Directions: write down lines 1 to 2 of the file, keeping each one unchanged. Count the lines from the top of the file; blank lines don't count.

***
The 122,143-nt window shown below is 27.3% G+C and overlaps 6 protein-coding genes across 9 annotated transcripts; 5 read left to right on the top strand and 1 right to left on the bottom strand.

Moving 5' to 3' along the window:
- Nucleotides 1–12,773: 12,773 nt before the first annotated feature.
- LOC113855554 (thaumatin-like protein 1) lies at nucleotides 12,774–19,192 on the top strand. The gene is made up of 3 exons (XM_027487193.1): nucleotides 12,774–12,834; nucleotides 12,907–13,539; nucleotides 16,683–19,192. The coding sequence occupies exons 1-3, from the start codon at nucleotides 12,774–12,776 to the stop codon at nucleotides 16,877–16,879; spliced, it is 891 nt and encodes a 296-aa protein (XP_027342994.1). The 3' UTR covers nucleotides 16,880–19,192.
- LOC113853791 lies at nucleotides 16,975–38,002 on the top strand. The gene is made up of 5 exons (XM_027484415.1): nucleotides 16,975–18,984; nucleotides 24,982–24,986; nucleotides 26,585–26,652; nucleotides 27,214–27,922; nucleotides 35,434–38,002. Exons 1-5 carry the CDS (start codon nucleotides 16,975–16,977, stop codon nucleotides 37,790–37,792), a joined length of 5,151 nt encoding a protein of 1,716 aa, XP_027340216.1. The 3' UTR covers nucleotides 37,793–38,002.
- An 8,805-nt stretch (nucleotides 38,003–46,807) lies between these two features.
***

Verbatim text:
The 122,143-nt window shown below is 27.3% G+C and overlaps 6 protein-coding genes across 9 annotated transcripts; 5 read left to right on the top strand and 1 right to left on the bottom strand.

Moving 5' to 3' along the window: